A STATUE of two 18th century lesbian pirates has sailed into a storm — over claims it is sexist.
The proposed 8ft concrete figures depicting Anne Bonny and Mary Read were said to fail to capture their spirit and glamorise crime.
Plans for a statue of two real-life lesbian pirates on the Devon coastline were rejected – over claims they are sexistCredit: Rex Features
They would also spoil the view of the historic stretch of coastline where they were earmarked to be installed, opponents said.
Objector Michele Knight-Waite, a fan of the notorious pair, said: “The statue seems to be a very patriarchal view of two skinny women with holes cut out. I don’t get it. How is this in the spirit of the actual women?”
Parish councillors in Devon voted against the proposed statue after a string of objections. They said celebrating the area’s pilchard industry would be more appropriate.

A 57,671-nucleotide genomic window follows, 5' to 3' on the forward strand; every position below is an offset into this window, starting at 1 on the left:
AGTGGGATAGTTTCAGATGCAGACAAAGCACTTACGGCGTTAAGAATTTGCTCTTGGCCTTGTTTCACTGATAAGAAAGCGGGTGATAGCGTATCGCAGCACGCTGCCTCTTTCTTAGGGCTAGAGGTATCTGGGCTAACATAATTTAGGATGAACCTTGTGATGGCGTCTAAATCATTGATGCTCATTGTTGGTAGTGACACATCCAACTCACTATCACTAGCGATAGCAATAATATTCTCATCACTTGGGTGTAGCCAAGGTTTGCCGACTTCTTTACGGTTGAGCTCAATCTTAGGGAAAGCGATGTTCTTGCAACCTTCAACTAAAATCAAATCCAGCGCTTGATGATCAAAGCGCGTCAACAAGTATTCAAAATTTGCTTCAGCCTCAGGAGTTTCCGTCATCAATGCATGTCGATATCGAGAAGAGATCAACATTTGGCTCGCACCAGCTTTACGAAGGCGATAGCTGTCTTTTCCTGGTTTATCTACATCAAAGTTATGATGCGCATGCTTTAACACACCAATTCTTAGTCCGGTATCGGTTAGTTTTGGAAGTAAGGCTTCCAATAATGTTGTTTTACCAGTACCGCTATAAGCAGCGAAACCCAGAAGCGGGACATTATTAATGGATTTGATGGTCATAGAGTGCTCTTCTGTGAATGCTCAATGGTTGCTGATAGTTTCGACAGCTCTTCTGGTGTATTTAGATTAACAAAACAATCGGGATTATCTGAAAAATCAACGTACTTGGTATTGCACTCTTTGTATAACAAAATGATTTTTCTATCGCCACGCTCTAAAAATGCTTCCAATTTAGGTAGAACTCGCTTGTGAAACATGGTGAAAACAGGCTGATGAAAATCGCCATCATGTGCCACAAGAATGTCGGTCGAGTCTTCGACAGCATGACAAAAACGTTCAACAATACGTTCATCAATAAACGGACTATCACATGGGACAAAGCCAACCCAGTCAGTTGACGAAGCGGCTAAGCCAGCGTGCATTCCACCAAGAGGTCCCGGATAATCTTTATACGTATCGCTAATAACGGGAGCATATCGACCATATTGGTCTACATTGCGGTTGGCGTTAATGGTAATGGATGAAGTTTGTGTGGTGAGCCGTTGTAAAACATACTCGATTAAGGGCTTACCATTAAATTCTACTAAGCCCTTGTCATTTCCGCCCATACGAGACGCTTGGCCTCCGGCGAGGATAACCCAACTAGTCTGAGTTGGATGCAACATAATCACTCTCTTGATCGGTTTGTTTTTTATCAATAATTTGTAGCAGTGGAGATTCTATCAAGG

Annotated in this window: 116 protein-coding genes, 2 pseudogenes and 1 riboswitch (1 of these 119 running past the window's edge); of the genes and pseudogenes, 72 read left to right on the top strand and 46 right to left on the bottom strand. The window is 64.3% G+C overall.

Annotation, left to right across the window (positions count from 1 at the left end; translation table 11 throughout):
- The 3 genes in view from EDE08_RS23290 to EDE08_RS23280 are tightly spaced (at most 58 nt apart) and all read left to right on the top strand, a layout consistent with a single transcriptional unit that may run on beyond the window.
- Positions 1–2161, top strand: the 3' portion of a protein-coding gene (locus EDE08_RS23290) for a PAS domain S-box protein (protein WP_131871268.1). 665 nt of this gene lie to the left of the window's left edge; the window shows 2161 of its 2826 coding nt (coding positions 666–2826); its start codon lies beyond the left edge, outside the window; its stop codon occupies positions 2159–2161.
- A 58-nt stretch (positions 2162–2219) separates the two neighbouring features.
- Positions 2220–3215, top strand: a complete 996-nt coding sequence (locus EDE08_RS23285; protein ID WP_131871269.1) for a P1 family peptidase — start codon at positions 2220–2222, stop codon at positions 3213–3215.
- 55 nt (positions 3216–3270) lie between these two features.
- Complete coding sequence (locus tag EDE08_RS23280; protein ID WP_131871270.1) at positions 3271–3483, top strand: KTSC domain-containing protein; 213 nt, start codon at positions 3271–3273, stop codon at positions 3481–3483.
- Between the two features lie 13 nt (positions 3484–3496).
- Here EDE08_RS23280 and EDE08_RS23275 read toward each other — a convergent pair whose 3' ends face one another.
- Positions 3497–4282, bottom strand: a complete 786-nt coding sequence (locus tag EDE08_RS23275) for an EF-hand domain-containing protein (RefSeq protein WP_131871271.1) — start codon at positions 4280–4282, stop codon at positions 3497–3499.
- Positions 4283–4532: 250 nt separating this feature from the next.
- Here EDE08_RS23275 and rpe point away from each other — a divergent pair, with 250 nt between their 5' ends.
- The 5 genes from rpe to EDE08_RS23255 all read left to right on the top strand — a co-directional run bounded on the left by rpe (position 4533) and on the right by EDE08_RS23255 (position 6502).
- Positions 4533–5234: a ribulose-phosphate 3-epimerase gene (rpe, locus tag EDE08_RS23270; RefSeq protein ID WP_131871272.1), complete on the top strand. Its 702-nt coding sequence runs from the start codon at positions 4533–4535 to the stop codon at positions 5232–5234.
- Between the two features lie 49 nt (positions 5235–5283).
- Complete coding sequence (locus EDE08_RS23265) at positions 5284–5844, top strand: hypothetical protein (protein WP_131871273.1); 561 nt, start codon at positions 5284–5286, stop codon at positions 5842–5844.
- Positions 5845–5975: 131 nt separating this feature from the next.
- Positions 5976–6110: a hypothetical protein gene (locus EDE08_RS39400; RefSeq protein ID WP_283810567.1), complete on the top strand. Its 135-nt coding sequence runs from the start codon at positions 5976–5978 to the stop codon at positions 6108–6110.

Bonny and Read were infamous for their acts of piracy in the Caribbean in the early 18th century.
They dressed as men to loot and steal and became lovers.
The memorial to the pair, who were sentenced to hang in Jamaica, was planned for Devon’s Burgh Island.
Artist Amanda Cotton said it reflected their powerful, contrasting personalities.
The 8.2ft concrete statues dedicated to 18th century pirates Anne Bonny and Mary Read were proposed for Burgh island in DevonCredit: Rex Features
Bonny and Read were infamous for their acts of piracy in the Caribbean in the early 18th centuryCredit: Alamy
But objectors told Bigbury parish council they were cut-throats who did nothing for the area.
Councillor Sharon Smith told a meeting: “It would be better to have a fisherman’s wife looking out to sea.”
South Hams District Council will have the final say.
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